Each of the start-ups had 3 minutes to present their pitch followed by a round of Q&A from the audience for 3 minutes. At the end of the all the pitches, the audience voted for the best start-up. Following are the nominated start-ups.
Agrilution (www.agrilution.com) from Munich is specialized in “vertical farming” for homes and offer a PlantCube system that customers can use to grow microgreens, herbs and vegetables in their houses. The climatic conditions in their boxes are automatically adjusted according the plant growing inside.
Noyanum (www.noyanum.de) from Garching near Munich is using artificial intelligence to help reduce food waste in canteens and restaurants. To this end, data about weather, visitors, semester breaks and holidays is correlated to calculate how many dishes are expected to be sold.
Regiothek (www.regiothek.de) from Passau offers a platform on which small businesses from the region can show who they are and what makes their products unique. These businesses could include farmers, beekeepers, brewers, butchers, bakers, restaurants and individual shops. The platform is designed to promote small and local businesses and encourage removal of monopoly systems common across agricultural sector.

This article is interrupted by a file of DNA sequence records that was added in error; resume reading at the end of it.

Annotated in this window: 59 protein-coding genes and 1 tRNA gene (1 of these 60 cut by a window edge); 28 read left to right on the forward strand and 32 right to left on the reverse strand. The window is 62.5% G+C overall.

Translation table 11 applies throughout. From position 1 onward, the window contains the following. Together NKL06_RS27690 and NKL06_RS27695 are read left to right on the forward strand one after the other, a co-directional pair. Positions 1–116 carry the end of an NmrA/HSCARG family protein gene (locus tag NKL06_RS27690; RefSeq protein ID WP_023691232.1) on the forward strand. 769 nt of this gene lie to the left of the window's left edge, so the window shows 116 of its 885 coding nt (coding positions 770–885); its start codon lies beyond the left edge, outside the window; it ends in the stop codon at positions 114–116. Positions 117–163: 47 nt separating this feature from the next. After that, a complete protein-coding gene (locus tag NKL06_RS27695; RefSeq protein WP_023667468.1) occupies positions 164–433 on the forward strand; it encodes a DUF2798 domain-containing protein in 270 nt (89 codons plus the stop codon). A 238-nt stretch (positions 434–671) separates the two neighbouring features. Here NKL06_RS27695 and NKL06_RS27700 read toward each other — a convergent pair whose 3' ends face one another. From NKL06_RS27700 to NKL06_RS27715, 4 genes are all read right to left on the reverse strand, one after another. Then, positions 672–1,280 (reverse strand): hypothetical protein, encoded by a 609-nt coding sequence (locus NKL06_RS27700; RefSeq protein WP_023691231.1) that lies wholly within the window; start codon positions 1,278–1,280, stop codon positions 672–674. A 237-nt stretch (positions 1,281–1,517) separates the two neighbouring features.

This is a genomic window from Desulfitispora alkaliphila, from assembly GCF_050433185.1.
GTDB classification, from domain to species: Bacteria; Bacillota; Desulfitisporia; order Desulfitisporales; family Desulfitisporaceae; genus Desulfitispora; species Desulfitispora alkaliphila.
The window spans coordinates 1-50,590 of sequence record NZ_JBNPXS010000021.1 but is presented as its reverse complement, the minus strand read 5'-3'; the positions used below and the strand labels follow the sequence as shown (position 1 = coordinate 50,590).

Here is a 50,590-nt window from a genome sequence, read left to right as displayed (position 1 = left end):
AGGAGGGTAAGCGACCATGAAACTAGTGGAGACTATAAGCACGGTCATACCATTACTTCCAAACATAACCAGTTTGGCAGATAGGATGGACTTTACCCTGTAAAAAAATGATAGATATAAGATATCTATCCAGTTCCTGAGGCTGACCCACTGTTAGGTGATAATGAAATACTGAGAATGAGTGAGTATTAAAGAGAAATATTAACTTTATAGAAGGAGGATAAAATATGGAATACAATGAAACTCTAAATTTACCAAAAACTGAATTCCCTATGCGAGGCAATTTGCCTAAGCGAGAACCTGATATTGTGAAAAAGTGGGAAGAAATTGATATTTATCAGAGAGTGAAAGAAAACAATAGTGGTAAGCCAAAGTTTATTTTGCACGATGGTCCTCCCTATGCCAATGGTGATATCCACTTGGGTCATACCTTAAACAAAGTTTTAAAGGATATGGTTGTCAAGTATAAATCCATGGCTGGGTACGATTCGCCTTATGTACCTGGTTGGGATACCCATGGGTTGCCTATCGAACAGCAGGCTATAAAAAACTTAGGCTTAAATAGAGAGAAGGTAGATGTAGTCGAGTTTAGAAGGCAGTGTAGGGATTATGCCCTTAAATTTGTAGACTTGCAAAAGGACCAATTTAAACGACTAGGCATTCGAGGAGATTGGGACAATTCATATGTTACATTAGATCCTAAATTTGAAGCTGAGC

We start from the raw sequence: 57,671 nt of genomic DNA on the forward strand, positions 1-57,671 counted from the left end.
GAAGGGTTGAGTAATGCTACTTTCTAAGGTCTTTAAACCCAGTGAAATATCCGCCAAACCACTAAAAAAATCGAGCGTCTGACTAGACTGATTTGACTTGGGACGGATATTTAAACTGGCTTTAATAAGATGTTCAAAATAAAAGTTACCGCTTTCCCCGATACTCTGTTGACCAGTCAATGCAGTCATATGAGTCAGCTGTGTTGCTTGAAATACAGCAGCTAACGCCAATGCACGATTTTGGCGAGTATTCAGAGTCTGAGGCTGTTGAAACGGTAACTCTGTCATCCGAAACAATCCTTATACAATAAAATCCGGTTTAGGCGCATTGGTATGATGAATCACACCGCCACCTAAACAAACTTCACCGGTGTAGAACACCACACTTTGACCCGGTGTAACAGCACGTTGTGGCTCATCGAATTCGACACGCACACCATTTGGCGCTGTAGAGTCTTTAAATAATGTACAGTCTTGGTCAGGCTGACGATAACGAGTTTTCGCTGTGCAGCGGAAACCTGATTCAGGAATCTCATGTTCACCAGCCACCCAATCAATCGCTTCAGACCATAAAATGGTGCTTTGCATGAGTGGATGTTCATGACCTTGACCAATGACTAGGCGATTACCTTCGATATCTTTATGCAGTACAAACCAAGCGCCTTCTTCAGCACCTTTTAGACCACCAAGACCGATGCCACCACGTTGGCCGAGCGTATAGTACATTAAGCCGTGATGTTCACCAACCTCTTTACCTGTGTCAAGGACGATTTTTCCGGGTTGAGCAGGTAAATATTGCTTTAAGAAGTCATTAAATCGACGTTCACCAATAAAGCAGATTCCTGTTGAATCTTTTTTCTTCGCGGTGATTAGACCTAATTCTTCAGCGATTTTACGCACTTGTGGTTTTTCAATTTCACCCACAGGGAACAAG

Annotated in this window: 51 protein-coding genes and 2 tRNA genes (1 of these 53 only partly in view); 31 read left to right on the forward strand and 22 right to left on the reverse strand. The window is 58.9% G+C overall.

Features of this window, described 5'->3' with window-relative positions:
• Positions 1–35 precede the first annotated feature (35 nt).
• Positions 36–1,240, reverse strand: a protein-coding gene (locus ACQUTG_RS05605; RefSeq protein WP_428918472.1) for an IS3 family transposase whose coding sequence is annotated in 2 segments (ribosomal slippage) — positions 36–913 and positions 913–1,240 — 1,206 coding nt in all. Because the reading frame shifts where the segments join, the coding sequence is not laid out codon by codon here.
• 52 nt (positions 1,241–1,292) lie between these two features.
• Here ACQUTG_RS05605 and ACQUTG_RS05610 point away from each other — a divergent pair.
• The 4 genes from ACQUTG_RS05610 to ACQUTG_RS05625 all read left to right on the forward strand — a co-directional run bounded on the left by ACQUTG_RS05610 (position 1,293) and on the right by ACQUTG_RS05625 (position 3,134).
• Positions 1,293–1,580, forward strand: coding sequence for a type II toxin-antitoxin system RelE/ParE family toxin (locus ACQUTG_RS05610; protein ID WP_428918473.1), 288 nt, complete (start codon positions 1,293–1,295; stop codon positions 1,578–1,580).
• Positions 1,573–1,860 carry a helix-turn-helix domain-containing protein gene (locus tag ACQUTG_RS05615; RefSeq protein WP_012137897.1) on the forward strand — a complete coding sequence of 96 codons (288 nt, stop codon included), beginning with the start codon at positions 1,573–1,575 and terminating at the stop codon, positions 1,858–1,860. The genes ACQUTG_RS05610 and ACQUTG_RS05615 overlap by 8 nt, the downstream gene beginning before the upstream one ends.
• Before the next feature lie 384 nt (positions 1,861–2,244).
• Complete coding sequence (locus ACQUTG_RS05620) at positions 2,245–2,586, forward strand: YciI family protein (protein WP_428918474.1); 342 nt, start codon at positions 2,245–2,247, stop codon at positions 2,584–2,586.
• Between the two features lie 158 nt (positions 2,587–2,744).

Quinta (www.quinta.ca) is a start-up from Canada that has optimized and successfully established the value added process for high protein quinoa in the Canadian market. The company works closely with farmers and can produce large quantities of quinoa on dry soils.
The second day of the conference on 21 March 2019
Bernhard Krüsken, Secretary General of the German Farmers' Union
Bernhard Krüsken, General Secretary of the German Farmers’ Union opened the second day of the Global Food Summit with his presentation on “Urban Farming and Classical Agriculture – Competition or Partnership”. He pointed out the role of classical agriculture in Germany and in that context, addressed the potential of urban farming. Germany has approximately 16.6 million hectares of agricultural land, most of which is used for the cultivation of cereals. This cannot be covered by urban farming in the foreseeable future. Nevertheless, he suggested that traditional agriculture and innovative urban farmers can collaborate in a partnership model and complement each other.
Bernhard Kowatsch | Head of the Innovation Accelerator, UN World Food Programme